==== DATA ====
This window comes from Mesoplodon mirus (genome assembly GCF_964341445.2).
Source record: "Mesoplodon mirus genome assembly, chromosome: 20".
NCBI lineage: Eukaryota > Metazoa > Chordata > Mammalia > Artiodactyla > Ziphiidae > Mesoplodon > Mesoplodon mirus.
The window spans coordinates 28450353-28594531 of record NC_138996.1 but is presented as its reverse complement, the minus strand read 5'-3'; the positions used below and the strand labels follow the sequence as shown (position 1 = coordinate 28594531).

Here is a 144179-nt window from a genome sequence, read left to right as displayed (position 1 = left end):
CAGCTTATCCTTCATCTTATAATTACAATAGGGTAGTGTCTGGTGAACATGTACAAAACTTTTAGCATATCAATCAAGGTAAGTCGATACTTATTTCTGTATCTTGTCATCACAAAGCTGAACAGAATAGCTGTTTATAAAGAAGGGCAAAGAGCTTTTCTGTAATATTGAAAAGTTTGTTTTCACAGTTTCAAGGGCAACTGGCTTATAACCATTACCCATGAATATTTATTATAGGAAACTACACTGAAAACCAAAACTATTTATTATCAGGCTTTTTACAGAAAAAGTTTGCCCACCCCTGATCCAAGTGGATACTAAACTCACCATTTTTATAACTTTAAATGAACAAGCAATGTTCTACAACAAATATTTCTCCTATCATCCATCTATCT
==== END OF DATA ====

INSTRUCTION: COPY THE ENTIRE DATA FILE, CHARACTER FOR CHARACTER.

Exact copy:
This window comes from Mesoplodon mirus (genome assembly GCF_964341445.2).
Source record: "Mesoplodon mirus genome assembly, chromosome: 20".
NCBI lineage: Eukaryota > Metazoa > Chordata > Mammalia > Artiodactyla > Ziphiidae > Mesoplodon > Mesoplodon mirus.
The window spans coordinates 28450353-28594531 of record NC_138996.1 but is presented as its reverse complement, the minus strand read 5'-3'; the positions used below and the strand labels follow the sequence as shown (position 1 = coordinate 28594531).

Here is a 144179-nt window from a genome sequence, read left to right as displayed (position 1 = left end):
CAGCTTATCCTTCATCTTATAATTACAATAGGGTAGTGTCTGGTGAACATGTACAAAACTTTTAGCATATCAATCAAGGTAAGTCGATACTTATTTCTGTATCTTGTCATCACAAAGCTGAACAGAATAGCTGTTTATAAAGAAGGGCAAAGAGCTTTTCTGTAATATTGAAAAGTTTGTTTTCACAGTTTCAAGGGCAACTGGCTTATAACCATTACCCATGAATATTTATTATAGGAAACTACACTGAAAACCAAAACTATTTATTATCAGGCTTTTTACAGAAAAAGTTTGCCCACCCCTGATCCAAGTGGATACTAAACTCACCATTTTTATAACTTTAAATGAACAAGCAATGTTCTACAACAAATATTTCTCCTATCATCCATCTATCT